(Chicago, IL) — January 25, 2010. State Rep. Sara Feigenholtz (D-Chicago), Chair of the Human Services Appropriations Committee, on Friday convened the committee at a public hearing to tackle the looming financial crisis in the Illinois AIDS Drug Assistance Program (ADAP) and HIV prevention programs.
The state AIDS drug program, which currently 4,600 people, is under siege from unprecedented demand due to Illinois’ economic turbulence and spiraling unemployment which stands at 11.1% in the state.
Program demand is expected to grow by 15% in 2010 and will need an additional $10 million to meet the growth, according to the AIDS Foundation of Chicago.
“The AIDS Drug Assistance Program is a lifeline for over 4,600 low-income, uninsured people every month, but demand for the program is skyrocketing,” Feigenholtz said. “Approximately 105 new people apply monthly.”
“The need to maintain ADAP has forced the state to cut back on funding for HIV prevention services, which will only result in more HIV cases and more uninsured people who need ADAP. We need a balanced and sustainable solution to this public health emergency.”
The Illinois Department of Public Health estimates the ADAP clients use 8,500 prescriptions monthly. And the cost of medications to the department have zoomed from $2.0 million monthly to $3.5 million, Feigenholtz says.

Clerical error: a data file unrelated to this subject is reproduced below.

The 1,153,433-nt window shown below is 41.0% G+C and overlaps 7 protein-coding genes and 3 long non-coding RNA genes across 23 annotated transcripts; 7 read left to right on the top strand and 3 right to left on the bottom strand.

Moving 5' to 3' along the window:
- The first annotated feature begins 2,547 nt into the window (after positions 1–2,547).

One of those clients is Matt Appleman from Dixon, IL. Appleman turned to ADAP because health insurance companies refused to sell him insurance coverage due to his HIV status.
“My HIV medications cost over $20,000 a year, but that’s what keeps me healthy and able to run my business,” said Appleman, who testified Friday.
“If I couldn’t get HIV medications through ADAP, I’d probably get so sick that I’d have to shut down my business and go on disability. I’d get HIV meds, but I’d have lost everything else.”
The state of Illinois faces nearly a $13 billion budget deficit, the second largest in the nation, and has been reduced to paying its bills to vendors, on average, six months late.
The state does not have an extra $10 million laying around. It’s broke.
Governor Pat Quinn has been urging–pleading–with the Illinois legislature to raise the state’s income tax to maintain the state’s vital programs, such as ADAP. But his pleas have tumbled into a rabbit hole.
The Illinois General Assembly returns to “work” after the February 2 primary election. But informed observers expect lawmakers to punt on any income tax to avoid the wrath of surly voters in November.
Prognosis: not good.